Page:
• 5
    This answer is not accurate in practice, or is worded in a confusing way. In practice, one can choose passwords with sufficient entropy that they are not crackable by brute force. Or, to put it another way, in practice attackers are always limited in how many tries they can make, simply by the limited time available to them. I agree with the advice to use /dev/urandom instead of /dev/random, but the justification isn't right. – D.W. Jan 17 '11 at 5:48

GUChaos.c retrieves random numbers from random.org, and changes them on-the-fly through a substitution cipher before feeding /dev/random.


It is weird to see a bunch of recommendation to use /dev/urandom instead of using /dev/random cause when /dev/random depletes then /dev/urandom uses the last entropy repeatedly what is strongly unsecure for long term critical parameters.

  • 3
    You should read these recommendations! Especially Thomas Pornin's. You're misunderstanding entropy. Reading from /dev/random or /dev/urandom doesn't deplete entropy (at least not on a scale that would matter: reading 2^n bits depletes at most n bits of entropy). – Gilles 'SO- stop being evil' Aug 13 '13 at 20:40
  • Do you real think that the entropy an operating system may obtain is inexhaustible? – Buktop Aug 13 '13 at 21:12
  • "Generating true entropy in a computer is fairly difficult because nothing, outside of quantum physics, is random. The Linux kernel uses keyboard, mouse, network, and disc activities, with a cryptographic algorithm (SHA1), to generate data for the /dev/random device. One of the problems with this is that the input is not constant, so the kernel entropy pool can easily become empty. The /dev/random device is called a "blocking device". This means if the entropy pool is empty applications trying to use /dev/random will have to wait, indefinitely, until something refills the pool." – Buktop Aug 13 '13 at 21:13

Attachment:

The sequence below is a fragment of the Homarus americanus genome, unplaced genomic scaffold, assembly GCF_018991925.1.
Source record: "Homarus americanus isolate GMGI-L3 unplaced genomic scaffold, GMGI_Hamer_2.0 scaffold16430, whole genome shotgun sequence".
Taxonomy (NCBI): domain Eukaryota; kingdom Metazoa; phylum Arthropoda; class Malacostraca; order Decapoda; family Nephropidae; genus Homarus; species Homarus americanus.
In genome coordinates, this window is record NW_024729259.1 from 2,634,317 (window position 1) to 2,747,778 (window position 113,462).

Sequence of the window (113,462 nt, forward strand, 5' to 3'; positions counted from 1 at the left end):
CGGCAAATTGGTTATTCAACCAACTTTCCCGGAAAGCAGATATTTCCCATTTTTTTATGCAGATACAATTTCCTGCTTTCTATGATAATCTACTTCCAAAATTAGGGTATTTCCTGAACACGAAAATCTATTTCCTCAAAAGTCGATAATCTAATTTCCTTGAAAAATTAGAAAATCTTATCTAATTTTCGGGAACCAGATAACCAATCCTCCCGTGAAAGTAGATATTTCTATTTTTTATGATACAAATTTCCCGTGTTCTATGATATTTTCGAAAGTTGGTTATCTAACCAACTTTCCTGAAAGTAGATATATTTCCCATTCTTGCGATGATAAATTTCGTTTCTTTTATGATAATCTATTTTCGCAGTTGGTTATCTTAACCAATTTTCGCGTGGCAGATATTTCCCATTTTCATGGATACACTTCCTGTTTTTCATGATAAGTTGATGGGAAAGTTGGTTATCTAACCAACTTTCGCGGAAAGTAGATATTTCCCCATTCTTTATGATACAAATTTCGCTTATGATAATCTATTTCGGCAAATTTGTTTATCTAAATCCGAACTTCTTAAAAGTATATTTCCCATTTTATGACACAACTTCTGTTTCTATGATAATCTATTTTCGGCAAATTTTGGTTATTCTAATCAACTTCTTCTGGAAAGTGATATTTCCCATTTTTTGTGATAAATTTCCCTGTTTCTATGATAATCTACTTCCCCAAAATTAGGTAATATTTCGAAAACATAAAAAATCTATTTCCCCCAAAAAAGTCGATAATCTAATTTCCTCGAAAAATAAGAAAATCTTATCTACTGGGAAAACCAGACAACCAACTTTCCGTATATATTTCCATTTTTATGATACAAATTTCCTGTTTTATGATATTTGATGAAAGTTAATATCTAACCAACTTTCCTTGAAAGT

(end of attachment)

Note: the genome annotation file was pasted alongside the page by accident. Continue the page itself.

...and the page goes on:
• "When read, the /dev/random device will only return random bytes within the estimated number of bits of noise in the entropy pool. /dev/random should be suitable for uses that need very high quality randomness such as one-time pad or key generation. When the entropy pool is empty, reads from /dev/random will block until additional environmental noise is gathered." – Buktop Aug 13 '13 at 21:14
  • 1
    Now work out how long it takes to deplete 160 bits of entropy. – Gilles 'SO- stop being evil' Aug 13 '13 at 21:21

Your Answer

By clicking “Post Your Answer”, you agree to our terms of service, privacy policy and cookie policy

Not the answer you're looking for? Browse other questions tagged or ask your own question.